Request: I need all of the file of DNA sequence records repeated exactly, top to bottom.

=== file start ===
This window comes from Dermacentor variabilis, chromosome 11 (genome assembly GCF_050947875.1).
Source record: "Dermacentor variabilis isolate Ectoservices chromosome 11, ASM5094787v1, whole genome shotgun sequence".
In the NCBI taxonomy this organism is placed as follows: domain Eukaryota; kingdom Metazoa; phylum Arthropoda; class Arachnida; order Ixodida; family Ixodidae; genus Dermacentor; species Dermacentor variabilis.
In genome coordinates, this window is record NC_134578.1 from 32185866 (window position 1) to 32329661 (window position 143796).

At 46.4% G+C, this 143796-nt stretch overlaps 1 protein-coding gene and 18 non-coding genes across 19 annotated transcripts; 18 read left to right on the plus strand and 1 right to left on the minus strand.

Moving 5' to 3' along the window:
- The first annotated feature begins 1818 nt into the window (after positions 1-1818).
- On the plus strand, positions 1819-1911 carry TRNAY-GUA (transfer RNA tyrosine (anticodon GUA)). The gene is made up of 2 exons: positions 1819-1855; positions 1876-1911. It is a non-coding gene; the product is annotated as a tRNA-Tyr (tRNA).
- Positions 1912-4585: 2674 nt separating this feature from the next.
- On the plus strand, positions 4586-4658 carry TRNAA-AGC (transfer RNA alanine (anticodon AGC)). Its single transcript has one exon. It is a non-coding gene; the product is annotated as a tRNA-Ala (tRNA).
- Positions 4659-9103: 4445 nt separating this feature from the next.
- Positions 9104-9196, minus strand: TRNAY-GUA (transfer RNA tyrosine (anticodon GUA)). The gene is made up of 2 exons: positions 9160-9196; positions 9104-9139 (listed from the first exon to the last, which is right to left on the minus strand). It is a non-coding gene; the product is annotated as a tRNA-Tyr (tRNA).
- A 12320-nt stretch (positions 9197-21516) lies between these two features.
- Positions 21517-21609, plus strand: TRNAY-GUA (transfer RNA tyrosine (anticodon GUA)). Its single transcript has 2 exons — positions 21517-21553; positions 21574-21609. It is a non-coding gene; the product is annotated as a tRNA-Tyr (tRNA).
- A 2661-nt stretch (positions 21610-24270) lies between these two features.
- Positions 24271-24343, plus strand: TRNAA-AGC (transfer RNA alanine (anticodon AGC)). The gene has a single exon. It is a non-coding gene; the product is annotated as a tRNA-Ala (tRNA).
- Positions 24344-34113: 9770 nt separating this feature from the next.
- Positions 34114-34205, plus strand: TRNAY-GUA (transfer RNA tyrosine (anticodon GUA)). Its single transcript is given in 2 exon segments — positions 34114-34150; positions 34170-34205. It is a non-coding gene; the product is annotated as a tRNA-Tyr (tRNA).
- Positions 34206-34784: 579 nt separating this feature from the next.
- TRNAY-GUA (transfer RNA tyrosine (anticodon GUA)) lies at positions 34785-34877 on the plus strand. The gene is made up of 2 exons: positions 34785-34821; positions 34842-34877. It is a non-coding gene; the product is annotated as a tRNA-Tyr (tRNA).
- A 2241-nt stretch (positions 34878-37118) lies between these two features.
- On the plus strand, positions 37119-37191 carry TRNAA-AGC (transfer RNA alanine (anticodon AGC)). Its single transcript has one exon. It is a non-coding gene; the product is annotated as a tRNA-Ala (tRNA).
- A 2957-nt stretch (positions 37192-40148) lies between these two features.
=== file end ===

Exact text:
This window comes from Dermacentor variabilis, chromosome 11 (genome assembly GCF_050947875.1).
Source record: "Dermacentor variabilis isolate Ectoservices chromosome 11, ASM5094787v1, whole genome shotgun sequence".
In the NCBI taxonomy this organism is placed as follows: domain Eukaryota; kingdom Metazoa; phylum Arthropoda; class Arachnida; order Ixodida; family Ixodidae; genus Dermacentor; species Dermacentor variabilis.
In genome coordinates, this window is record NC_134578.1 from 32185866 (window position 1) to 32329661 (window position 143796).

At 46.4% G+C, this 143796-nt stretch overlaps 1 protein-coding gene and 18 non-coding genes across 19 annotated transcripts; 18 read left to right on the plus strand and 1 right to left on the minus strand.

Moving 5' to 3' along the window:
- The first annotated feature begins 1818 nt into the window (after positions 1-1818).
- On the plus strand, positions 1819-1911 carry TRNAY-GUA (transfer RNA tyrosine (anticodon GUA)). The gene is made up of 2 exons: positions 1819-1855; positions 1876-1911. It is a non-coding gene; the product is annotated as a tRNA-Tyr (tRNA).
- Positions 1912-4585: 2674 nt separating this feature from the next.
- On the plus strand, positions 4586-4658 carry TRNAA-AGC (transfer RNA alanine (anticodon AGC)). Its single transcript has one exon. It is a non-coding gene; the product is annotated as a tRNA-Ala (tRNA).
- Positions 4659-9103: 4445 nt separating this feature from the next.
- Positions 9104-9196, minus strand: TRNAY-GUA (transfer RNA tyrosine (anticodon GUA)). The gene is made up of 2 exons: positions 9160-9196; positions 9104-9139 (listed from the first exon to the last, which is right to left on the minus strand). It is a non-coding gene; the product is annotated as a tRNA-Tyr (tRNA).
- A 12320-nt stretch (positions 9197-21516) lies between these two features.
- Positions 21517-21609, plus strand: TRNAY-GUA (transfer RNA tyrosine (anticodon GUA)). Its single transcript has 2 exons — positions 21517-21553; positions 21574-21609. It is a non-coding gene; the product is annotated as a tRNA-Tyr (tRNA).
- A 2661-nt stretch (positions 21610-24270) lies between these two features.
- Positions 24271-24343, plus strand: TRNAA-AGC (transfer RNA alanine (anticodon AGC)). The gene has a single exon. It is a non-coding gene; the product is annotated as a tRNA-Ala (tRNA).
- Positions 24344-34113: 9770 nt separating this feature from the next.
- Positions 34114-34205, plus strand: TRNAY-GUA (transfer RNA tyrosine (anticodon GUA)). Its single transcript is given in 2 exon segments — positions 34114-34150; positions 34170-34205. It is a non-coding gene; the product is annotated as a tRNA-Tyr (tRNA).
- Positions 34206-34784: 579 nt separating this feature from the next.
- TRNAY-GUA (transfer RNA tyrosine (anticodon GUA)) lies at positions 34785-34877 on the plus strand. The gene is made up of 2 exons: positions 34785-34821; positions 34842-34877. It is a non-coding gene; the product is annotated as a tRNA-Tyr (tRNA).
- A 2241-nt stretch (positions 34878-37118) lies between these two features.
- On the plus strand, positions 37119-37191 carry TRNAA-AGC (transfer RNA alanine (anticodon AGC)). Its single transcript has one exon. It is a non-coding gene; the product is annotated as a tRNA-Ala (tRNA).
- A 2957-nt stretch (positions 37192-40148) lies between these two features.